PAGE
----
WASHINGTON — Faced with limited options and a looming deadline to prevent another government shutdown, President Trump is moving toward accepting a border security deal that would fall well short of his once firm demand for .7 billion in funds for a wall along the southwestern border.
House and Senate conferees were nearing an agreement that could offer the president .3 billion to about billion in funding for border security. That funding, still subject to change, could include money for some physical barriers, such as “bollard fencing,” and result in a deal as early as Monday.
“We’re 95 to 98 percent done,” said Senator Patrick J. Leahy of Vermont, the ranking Democrat on the Senate Appropriations Committee.
Mr. Trump has told allies that he would grudgingly accept a border security figure of about billion, but House Democrats remain publicly opposed to spending that much on physical barriers. It is still not clear how much of the final allocation would go toward new fencing, according to three people briefed on the negotiations.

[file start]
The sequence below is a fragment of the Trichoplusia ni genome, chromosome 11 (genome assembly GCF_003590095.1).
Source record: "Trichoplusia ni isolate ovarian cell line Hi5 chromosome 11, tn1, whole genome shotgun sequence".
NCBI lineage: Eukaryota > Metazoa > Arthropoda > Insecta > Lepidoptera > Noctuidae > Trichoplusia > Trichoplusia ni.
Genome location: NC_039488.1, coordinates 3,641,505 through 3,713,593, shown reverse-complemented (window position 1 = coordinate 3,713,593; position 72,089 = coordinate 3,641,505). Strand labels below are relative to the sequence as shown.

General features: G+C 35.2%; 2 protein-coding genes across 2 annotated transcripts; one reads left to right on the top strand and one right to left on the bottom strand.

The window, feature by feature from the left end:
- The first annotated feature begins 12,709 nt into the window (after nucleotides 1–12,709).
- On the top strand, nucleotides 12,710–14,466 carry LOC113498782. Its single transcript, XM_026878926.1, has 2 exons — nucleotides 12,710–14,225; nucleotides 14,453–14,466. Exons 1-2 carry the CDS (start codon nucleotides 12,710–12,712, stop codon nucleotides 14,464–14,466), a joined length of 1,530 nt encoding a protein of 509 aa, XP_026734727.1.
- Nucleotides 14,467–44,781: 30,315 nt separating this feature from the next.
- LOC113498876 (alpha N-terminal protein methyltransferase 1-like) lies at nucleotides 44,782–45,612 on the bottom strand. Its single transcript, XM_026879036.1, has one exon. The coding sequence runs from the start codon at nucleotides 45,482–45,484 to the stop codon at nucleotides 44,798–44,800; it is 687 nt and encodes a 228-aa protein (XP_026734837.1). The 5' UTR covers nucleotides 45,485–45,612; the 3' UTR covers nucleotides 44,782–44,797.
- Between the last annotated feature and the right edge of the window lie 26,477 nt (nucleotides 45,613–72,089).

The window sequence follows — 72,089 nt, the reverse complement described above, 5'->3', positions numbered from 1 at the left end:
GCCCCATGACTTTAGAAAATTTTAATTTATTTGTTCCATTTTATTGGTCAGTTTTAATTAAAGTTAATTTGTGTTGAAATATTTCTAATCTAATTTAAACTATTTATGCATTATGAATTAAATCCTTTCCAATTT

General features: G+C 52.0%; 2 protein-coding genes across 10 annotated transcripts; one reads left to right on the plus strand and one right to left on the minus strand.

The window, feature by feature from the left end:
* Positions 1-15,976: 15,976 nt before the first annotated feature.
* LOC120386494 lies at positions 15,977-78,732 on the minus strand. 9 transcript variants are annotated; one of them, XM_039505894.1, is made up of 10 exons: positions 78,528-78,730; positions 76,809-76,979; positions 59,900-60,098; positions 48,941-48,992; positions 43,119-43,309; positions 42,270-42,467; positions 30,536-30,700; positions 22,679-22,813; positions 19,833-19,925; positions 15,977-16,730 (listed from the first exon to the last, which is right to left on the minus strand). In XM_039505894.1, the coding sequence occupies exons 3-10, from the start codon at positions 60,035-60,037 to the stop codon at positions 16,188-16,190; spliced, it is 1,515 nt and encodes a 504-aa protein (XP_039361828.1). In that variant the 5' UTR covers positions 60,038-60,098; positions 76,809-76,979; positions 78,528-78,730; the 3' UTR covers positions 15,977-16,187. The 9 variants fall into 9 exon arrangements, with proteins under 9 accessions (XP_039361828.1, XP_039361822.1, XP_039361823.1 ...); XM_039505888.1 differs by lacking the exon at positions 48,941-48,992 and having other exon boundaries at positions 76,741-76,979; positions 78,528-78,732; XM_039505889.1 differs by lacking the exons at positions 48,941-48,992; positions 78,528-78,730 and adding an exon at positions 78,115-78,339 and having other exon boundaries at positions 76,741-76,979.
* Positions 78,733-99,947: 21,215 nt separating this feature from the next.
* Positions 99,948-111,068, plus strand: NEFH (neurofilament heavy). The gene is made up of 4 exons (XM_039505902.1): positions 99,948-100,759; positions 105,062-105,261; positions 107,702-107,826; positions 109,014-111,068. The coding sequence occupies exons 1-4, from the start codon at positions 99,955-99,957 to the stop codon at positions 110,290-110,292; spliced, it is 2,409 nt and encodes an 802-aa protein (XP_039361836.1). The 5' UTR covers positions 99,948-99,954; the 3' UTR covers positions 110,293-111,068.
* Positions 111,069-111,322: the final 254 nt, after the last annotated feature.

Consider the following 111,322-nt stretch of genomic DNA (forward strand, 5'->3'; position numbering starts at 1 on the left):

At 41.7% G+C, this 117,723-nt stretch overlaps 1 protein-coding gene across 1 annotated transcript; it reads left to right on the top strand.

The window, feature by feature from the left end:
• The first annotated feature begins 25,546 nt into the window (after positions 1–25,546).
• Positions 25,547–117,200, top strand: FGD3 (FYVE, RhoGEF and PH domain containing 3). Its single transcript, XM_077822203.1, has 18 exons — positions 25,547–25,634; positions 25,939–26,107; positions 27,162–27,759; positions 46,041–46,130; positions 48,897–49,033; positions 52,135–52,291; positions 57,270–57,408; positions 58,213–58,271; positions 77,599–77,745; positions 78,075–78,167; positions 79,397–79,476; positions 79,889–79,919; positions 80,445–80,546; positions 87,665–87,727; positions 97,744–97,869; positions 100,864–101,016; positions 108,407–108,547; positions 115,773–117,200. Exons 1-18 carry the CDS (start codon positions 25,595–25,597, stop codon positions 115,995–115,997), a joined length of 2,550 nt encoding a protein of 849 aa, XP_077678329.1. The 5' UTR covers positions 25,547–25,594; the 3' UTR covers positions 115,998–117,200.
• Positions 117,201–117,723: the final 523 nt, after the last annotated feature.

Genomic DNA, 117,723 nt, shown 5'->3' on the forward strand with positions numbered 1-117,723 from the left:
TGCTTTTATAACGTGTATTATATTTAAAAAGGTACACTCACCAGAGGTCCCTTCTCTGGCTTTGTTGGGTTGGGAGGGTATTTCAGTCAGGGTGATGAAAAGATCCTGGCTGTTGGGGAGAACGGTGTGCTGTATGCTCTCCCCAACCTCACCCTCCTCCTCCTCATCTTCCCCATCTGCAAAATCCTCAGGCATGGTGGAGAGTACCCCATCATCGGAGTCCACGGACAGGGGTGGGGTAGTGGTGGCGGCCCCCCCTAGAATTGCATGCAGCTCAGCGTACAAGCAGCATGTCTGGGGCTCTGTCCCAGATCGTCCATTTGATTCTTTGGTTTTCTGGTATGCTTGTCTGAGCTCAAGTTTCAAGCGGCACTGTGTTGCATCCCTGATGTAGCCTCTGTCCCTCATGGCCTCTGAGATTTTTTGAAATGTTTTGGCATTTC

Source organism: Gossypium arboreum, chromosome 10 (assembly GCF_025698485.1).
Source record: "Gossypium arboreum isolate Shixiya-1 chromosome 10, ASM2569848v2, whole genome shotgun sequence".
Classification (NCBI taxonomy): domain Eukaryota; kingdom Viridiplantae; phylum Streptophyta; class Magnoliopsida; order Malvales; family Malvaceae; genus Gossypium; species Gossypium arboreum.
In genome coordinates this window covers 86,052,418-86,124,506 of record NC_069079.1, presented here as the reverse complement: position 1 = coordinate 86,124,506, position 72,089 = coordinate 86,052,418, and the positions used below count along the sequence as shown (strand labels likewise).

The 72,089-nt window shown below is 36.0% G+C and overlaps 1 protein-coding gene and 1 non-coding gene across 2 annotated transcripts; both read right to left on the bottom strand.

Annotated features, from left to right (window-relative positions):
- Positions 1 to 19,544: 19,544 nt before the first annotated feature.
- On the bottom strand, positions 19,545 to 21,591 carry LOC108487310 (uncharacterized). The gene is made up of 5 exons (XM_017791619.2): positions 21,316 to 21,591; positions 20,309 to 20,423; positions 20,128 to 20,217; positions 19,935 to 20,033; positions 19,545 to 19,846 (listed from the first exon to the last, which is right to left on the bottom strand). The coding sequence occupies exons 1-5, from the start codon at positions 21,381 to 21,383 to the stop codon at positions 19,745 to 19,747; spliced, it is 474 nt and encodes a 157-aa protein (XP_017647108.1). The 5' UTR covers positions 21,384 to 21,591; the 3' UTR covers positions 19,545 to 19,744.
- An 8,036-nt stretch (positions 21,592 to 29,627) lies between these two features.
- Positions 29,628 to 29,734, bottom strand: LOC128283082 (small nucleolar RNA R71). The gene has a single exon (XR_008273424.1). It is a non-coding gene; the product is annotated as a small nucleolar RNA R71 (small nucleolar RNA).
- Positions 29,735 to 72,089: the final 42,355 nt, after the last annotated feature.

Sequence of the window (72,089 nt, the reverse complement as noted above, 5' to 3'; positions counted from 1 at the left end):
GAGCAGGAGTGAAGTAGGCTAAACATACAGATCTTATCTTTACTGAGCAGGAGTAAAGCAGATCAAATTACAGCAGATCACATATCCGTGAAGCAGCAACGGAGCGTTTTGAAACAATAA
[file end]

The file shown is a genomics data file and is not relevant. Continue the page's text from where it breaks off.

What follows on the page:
“Throughout the talks, Democrats have insisted that a border security compromise not be overly reliant on physical barriers,” said Evan Hollander, the communications director for the House Appropriations Committee. “We will not agree to billion in funding for barriers.”
The effort to find a funding compromise is an end game of sorts for high-stakes negotiations between House Democrats and Republicans hoping to avoid another government shutdown. The longest one in American history, which stretched from December through most of January, left the president’s approval ratings at new lows and exhausted lawmakers.
The final package is likely to include multiple spending bills, including one for the Department of Homeland Security that has border security funding as well as six others that would keep the government operating, and disaster relief to help communities recover from last year’s natural disasters, according to an appropriations aide.
But the final agreement still has wrinkles to iron out.
While Democrats want to keep funding for border barriers as low as possible, members of the conservative House Freedom Caucus, which had earlier pushed Mr. Trump to take an uncompromising line on wall funding, met with him on Thursday and indicated that any number even slightly above billion would satisfy them, for now.